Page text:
President R.G Mugabe yesterday said he was fast running out of patience with MDC-T leader and former Prime Minister Morgan Tsvangirai and other opposition parties and pressure groups protesting against his government, threatening to deal with them decisively.Addressing his party’s central committee, Mugabe said Tsvangirai and his supporters were playing a “very dangerous game” and his government would not fold its arms while violence scaled up across the country in the name of electoral reform protests.
Mugabe said MDC-T and the other opposition parties under the National Electoral Reform Agenda (Nera) should be sternly cautioned of grave consequences, warning them they will not win the war.
“Let the opposition parties and all those angling for chaos and mayhem, and violent demonstrations be warned that our patience has run out,” he boomed.
“Government will take very strong measures against any political party, organisation or individuals that perpetuate violent demonstrations.
“Anybody breaking the law will be punished accordingly. The MDC and its supporters are playing a very dangerous game.
“We also understand that they are planning to terrorise the rural areas in the mistaken belief that they can intimidate and harass our supporters, let them be warned they cannot win the war.”
Mugabe said protesters should not “cry when we go for them”.
“We don’t want those who will cry, saying there is no more democracy when we go for them. Democracy does not mean destroying people’s property, beating people and looting. We are there to defend true democracy, which is peace and non-violence,” he said.
“And if they take actions that are painful, they have only themselves to blame. Most of them have never been in a prison cell, where food will be thrown to them and ordered to eat facing their own waste.”
The country has been rocked by demonstrations in the past few months, with pressure groups such as Tajamuka/Sesijikile and #ThisFlag mobilising through social media to successfully stage a complete shutdown of the country.
Nera also joined in the act, but their protest was violently crushed by the police.
But Mugabe yesterday attacked Nera, accusing opposition political parties of trying to make the country ungovernable in order to invite foreign intervention.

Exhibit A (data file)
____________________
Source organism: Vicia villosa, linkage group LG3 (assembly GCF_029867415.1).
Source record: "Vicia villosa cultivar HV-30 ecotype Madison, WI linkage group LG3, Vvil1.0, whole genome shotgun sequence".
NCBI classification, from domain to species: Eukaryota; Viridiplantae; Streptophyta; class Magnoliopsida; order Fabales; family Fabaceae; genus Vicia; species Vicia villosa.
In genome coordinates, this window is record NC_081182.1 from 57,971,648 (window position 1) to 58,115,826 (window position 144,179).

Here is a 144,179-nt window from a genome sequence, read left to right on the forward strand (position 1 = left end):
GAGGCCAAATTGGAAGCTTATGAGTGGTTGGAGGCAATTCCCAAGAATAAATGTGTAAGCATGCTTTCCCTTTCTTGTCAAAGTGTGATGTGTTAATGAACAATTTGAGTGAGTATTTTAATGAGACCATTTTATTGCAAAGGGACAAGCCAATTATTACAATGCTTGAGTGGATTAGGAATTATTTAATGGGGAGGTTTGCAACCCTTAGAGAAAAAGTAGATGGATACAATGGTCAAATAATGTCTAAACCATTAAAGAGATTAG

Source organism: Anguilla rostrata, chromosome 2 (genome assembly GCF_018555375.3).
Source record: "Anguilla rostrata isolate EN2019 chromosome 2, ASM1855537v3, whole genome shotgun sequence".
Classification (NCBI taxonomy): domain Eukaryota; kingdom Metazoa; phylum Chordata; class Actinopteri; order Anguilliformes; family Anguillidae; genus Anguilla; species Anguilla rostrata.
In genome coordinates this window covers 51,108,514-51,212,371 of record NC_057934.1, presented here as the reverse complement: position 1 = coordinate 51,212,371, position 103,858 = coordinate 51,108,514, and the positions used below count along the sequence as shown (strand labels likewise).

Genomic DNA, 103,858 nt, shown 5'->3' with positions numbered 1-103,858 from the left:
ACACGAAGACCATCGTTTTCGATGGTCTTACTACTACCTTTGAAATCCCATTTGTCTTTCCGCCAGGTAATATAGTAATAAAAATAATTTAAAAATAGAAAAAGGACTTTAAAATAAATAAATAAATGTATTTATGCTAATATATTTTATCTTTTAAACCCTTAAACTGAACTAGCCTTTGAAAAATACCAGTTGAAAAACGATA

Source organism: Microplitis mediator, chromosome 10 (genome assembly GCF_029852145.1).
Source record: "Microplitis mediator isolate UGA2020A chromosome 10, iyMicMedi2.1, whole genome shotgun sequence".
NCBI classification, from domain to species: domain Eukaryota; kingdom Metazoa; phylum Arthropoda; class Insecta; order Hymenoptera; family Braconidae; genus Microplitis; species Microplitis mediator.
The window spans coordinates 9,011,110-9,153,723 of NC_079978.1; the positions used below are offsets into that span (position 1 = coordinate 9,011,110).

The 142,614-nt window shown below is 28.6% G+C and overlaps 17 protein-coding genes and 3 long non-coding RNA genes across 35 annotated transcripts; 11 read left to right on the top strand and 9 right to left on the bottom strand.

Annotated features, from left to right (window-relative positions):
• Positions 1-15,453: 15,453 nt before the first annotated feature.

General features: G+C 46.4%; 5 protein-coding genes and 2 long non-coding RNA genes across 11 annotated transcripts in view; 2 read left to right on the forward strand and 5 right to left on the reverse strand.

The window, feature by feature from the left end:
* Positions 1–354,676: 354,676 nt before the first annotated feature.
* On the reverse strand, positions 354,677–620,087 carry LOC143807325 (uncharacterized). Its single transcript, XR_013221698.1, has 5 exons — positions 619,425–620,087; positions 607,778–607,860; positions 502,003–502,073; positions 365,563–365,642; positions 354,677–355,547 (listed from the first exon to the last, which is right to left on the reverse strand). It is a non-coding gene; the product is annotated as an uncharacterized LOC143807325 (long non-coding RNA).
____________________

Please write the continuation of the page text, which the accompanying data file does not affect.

He said the opposition was afraid of losing the 2018 polls, which he said would be held under the same conditions Nera was fighting against.
Mugabe further accused Nera of inviting Western countries to reinforce sanctions against the country and using protests to derail his efforts to resuscitate the economy.
“The demonstrations we have witnessed in the last few weeks were not by accident of history, but were purposefully choreographed and launched in the mistaken belief that time was ripe for a popular uprising against government and Zanu PF,” he said.
“Zanu PF remains alive to, and does not need to be reminded about the continuing everyday economic challenges facing all our people today. What is happening around us with these concocted demonstrations is distracting us from progressing on with our concerted efforts aimed at improving the performance of our national economy and the welfare of the people.”
Mugabe also warned opposition parties against using social media to force regime change, saying political support should not be by force.
Mugabe lashed out at the Zimbabwe Human Rights Commission for “peddling falsehoods” that Zanu PF was embarking on partisan distribution of food.
“We are committed that all the people in drought-stricken areas receive food,” he said.
“The information, which some stupid people and stupid spokesperson of Zimbabwe Human Rights Commission; that food is being distributed in a partisan manner is actually false.”
“They just want to make headlines internationally. They don’t have shame. It is because of the little money they are getting as non-governmental organisations.”